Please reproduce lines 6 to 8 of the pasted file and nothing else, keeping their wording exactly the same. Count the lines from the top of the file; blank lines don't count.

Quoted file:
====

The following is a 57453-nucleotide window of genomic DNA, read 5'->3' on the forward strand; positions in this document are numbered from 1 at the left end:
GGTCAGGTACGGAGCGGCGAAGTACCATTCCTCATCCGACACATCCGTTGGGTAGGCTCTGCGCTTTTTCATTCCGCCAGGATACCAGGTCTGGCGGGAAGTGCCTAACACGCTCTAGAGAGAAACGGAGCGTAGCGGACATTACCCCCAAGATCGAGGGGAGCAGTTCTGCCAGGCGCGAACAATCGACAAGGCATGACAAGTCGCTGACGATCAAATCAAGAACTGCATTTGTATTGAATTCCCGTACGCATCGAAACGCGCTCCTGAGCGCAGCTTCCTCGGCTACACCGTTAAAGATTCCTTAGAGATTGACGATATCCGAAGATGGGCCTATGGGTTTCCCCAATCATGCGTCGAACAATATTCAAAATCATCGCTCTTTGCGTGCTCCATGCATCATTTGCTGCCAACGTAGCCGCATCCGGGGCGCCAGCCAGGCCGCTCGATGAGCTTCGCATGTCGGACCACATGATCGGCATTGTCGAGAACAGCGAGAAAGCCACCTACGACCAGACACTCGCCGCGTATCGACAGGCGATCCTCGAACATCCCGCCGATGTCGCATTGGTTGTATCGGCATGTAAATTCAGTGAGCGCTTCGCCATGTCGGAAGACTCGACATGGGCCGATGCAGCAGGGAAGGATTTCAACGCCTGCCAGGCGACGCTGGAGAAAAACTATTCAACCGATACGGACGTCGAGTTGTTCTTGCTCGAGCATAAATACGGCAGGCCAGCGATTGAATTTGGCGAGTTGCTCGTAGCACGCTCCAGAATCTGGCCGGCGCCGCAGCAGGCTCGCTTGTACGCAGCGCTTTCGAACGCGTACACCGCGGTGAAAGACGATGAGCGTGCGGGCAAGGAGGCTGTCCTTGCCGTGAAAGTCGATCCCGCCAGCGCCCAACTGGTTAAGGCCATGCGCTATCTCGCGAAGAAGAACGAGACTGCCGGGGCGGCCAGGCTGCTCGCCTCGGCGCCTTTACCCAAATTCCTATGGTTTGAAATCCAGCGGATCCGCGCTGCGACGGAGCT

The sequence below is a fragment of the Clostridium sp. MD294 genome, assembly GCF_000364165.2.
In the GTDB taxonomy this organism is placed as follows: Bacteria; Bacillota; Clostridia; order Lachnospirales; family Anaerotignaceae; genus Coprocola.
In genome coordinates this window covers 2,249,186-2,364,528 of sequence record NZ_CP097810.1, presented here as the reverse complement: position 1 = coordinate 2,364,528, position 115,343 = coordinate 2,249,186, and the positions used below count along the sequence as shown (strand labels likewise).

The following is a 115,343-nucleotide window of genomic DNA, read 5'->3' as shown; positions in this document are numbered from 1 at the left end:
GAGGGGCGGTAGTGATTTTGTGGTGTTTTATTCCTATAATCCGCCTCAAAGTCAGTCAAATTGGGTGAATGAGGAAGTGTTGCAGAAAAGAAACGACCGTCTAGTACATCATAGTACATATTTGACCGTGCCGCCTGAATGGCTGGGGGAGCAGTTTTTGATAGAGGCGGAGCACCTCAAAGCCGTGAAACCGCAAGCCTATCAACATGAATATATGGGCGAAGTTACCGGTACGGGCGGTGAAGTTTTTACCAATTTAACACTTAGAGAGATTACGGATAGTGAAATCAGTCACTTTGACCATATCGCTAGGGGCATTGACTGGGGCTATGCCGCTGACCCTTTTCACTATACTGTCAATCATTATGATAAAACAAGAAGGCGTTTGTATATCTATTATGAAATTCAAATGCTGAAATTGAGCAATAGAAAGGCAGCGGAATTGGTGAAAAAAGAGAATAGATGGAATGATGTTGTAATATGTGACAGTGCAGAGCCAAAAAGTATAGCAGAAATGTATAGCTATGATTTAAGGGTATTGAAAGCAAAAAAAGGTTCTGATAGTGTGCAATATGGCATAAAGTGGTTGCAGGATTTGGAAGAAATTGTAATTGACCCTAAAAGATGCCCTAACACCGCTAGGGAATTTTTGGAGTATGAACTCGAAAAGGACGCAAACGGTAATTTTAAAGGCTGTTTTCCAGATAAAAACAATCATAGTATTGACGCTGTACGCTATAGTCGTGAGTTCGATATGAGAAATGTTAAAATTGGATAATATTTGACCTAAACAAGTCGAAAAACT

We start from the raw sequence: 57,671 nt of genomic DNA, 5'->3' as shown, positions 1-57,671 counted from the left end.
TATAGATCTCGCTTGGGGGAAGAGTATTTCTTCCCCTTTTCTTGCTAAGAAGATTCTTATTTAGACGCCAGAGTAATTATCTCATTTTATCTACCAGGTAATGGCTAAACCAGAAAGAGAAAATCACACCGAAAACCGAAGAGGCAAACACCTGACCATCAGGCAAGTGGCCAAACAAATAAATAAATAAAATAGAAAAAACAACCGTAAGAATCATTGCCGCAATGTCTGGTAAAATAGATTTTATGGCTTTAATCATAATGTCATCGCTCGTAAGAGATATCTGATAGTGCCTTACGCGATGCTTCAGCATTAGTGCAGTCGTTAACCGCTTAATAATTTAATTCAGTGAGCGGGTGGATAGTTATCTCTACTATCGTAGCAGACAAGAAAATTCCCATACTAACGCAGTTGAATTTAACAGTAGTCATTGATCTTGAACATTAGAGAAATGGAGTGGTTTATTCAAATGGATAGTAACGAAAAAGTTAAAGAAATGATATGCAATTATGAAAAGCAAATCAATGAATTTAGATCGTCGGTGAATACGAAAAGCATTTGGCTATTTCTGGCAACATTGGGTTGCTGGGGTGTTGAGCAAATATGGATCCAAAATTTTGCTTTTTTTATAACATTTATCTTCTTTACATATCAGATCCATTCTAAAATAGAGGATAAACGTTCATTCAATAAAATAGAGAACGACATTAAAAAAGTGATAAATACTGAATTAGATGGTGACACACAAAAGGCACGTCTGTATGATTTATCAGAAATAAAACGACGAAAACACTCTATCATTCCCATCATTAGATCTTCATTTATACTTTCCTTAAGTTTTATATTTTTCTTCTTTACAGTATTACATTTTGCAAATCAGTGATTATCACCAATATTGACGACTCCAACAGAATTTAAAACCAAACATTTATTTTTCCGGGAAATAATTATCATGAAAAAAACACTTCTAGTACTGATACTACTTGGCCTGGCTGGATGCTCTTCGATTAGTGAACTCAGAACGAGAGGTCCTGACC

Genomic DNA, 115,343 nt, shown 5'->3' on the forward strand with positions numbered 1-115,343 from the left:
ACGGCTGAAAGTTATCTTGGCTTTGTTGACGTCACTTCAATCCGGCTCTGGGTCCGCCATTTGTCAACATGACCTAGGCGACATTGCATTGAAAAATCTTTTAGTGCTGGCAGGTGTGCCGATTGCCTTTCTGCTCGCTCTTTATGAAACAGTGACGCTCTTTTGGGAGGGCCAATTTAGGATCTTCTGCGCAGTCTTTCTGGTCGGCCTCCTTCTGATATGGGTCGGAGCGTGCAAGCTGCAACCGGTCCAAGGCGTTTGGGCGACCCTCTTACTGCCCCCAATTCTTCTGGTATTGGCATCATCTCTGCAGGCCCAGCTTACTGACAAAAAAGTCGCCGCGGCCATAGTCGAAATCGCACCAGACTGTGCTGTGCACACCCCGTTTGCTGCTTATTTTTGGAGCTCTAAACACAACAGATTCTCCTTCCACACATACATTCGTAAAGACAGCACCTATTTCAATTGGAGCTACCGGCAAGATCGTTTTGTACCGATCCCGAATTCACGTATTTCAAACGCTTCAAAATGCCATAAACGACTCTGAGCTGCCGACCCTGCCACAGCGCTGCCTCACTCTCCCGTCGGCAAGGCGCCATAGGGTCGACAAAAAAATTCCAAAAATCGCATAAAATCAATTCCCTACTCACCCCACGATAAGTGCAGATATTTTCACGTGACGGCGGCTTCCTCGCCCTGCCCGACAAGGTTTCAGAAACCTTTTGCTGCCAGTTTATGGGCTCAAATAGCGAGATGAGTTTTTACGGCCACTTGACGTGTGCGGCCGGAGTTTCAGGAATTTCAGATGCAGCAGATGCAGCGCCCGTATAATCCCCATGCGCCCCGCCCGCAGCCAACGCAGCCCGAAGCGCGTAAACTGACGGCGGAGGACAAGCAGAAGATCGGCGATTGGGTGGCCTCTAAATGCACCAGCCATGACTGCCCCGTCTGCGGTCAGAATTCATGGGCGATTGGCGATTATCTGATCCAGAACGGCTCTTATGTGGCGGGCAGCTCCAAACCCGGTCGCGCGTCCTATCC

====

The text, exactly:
The following is a 115,343-nucleotide window of genomic DNA, read 5'->3' as shown; positions in this document are numbered from 1 at the left end:
GAGGGGCGGTAGTGATTTTGTGGTGTTTTATTCCTATAATCCGCCTCAAAGTCAGTCAAATTGGGTGAATGAGGAAGTGTTGCAGAAAAGAAACGACCGTCTAGTACATCATAGTACATATTTGACCGTGCCGCCTGAATGGCTGGGGGAGCAGTTTTTGATAGAGGCGGAGCACCTCAAAGCCGTGAAACCGCAAGCCTATCAACATGAATATATGGGCGAAGTTACCGGTACGGGCGGTGAAGTTTTTACCAATTTAACACTTAGAGAGATTACGGATAGTGAAATCAGTCACTTTGACCATATCGCTAGGGGCATTGACTGGGGCTATGCCGCTGACCCTTTTCACTATACTGTCAATCATTATGATAAAACAAGAAGGCGTTTGTATATCTATTATGAAATTCAAATGCTGAAATTGAGCAATAGAAAGGCAGCGGAATTGGTGAAAAAAGAGAATAGATGGAATGATGTTGTAATATGTGACAGTGCAGAGCCAAAAAGTATAGCAGAAATGTATAGCTATGATTTAAGGGTATTGAAAGCAAAAAAAGGTTCTGATAGTGTGCAATATGGCATAAAGTGGTTGCAGGATTTGGAAGAAATTGTAATTGACCCTAAAAGATGCCCTAACACCGCTAGGGAATTTTTGGAGTATGAACTCGAAAAGGACGCAAACGGTAATTTTAAAGGCTGTTTTCCAGATAAAAACAATCATAGTATTGACGCTGTACGCTATAGTCGTGAGTTCGATATGAGAAATGTTAAAATTGGATAATATTTGACCTAAACAAGTCGAAAAACT

We start from the raw sequence: 57,671 nt of genomic DNA, 5'->3' as shown, positions 1-57,671 counted from the left end.